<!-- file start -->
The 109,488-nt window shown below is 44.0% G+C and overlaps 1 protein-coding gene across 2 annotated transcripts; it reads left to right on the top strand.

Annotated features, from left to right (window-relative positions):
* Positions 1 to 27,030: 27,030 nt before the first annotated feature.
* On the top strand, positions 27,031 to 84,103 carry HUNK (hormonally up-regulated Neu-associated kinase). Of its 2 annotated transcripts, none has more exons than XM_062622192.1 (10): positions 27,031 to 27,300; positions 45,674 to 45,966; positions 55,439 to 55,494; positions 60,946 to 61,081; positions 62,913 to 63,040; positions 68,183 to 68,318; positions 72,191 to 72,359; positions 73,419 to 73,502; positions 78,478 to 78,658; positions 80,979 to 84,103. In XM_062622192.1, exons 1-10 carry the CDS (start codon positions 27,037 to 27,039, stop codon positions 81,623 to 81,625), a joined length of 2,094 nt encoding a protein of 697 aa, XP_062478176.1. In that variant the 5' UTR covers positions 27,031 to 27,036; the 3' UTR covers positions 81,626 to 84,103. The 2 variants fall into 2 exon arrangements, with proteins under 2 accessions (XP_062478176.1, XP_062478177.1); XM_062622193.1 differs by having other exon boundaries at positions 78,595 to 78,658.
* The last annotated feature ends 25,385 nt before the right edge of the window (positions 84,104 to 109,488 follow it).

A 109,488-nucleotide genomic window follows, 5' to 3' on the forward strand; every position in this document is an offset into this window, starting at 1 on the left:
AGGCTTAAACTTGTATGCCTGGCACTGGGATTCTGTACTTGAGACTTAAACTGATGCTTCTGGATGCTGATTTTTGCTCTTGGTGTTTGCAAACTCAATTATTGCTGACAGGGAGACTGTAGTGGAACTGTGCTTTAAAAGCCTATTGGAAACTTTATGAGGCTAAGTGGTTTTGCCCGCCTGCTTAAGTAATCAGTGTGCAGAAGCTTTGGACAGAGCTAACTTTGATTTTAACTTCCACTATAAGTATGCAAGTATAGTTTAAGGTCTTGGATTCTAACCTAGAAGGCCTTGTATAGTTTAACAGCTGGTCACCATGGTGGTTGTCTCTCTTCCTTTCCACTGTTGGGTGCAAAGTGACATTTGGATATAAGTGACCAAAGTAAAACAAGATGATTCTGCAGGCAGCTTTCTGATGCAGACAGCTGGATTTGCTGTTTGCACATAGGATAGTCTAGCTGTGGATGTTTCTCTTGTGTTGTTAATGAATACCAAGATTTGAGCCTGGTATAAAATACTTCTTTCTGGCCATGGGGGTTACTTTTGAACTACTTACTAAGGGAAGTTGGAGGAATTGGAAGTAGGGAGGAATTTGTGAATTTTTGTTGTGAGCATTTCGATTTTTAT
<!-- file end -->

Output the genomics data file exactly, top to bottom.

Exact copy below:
The 109,488-nt window shown below is 44.0% G+C and overlaps 1 protein-coding gene across 2 annotated transcripts; it reads left to right on the top strand.

Annotated features, from left to right (window-relative positions):
* Positions 1 to 27,030: 27,030 nt before the first annotated feature.
* On the top strand, positions 27,031 to 84,103 carry HUNK (hormonally up-regulated Neu-associated kinase). Of its 2 annotated transcripts, none has more exons than XM_062622192.1 (10): positions 27,031 to 27,300; positions 45,674 to 45,966; positions 55,439 to 55,494; positions 60,946 to 61,081; positions 62,913 to 63,040; positions 68,183 to 68,318; positions 72,191 to 72,359; positions 73,419 to 73,502; positions 78,478 to 78,658; positions 80,979 to 84,103. In XM_062622192.1, exons 1-10 carry the CDS (start codon positions 27,037 to 27,039, stop codon positions 81,623 to 81,625), a joined length of 2,094 nt encoding a protein of 697 aa, XP_062478176.1. In that variant the 5' UTR covers positions 27,031 to 27,036; the 3' UTR covers positions 81,626 to 84,103. The 2 variants fall into 2 exon arrangements, with proteins under 2 accessions (XP_062478176.1, XP_062478177.1); XM_062622193.1 differs by having other exon boundaries at positions 78,595 to 78,658.
* The last annotated feature ends 25,385 nt before the right edge of the window (positions 84,104 to 109,488 follow it).

A 109,488-nucleotide genomic window follows, 5' to 3' on the forward strand; every position in this document is an offset into this window, starting at 1 on the left:
AGGCTTAAACTTGTATGCCTGGCACTGGGATTCTGTACTTGAGACTTAAACTGATGCTTCTGGATGCTGATTTTTGCTCTTGGTGTTTGCAAACTCAATTATTGCTGACAGGGAGACTGTAGTGGAACTGTGCTTTAAAAGCCTATTGGAAACTTTATGAGGCTAAGTGGTTTTGCCCGCCTGCTTAAGTAATCAGTGTGCAGAAGCTTTGGACAGAGCTAACTTTGATTTTAACTTCCACTATAAGTATGCAAGTATAGTTTAAGGTCTTGGATTCTAACCTAGAAGGCCTTGTATAGTTTAACAGCTGGTCACCATGGTGGTTGTCTCTCTTCCTTTCCACTGTTGGGTGCAAAGTGACATTTGGATATAAGTGACCAAAGTAAAACAAGATGATTCTGCAGGCAGCTTTCTGATGCAGACAGCTGGATTTGCTGTTTGCACATAGGATAGTCTAGCTGTGGATGTTTCTCTTGTGTTGTTAATGAATACCAAGATTTGAGCCTGGTATAAAATACTTCTTTCTGGCCATGGGGGTTACTTTTGAACTACTTACTAAGGGAAGTTGGAGGAATTGGAAGTAGGGAGGAATTTGTGAATTTTTGTTGTGAGCATTTCGATTTTTAT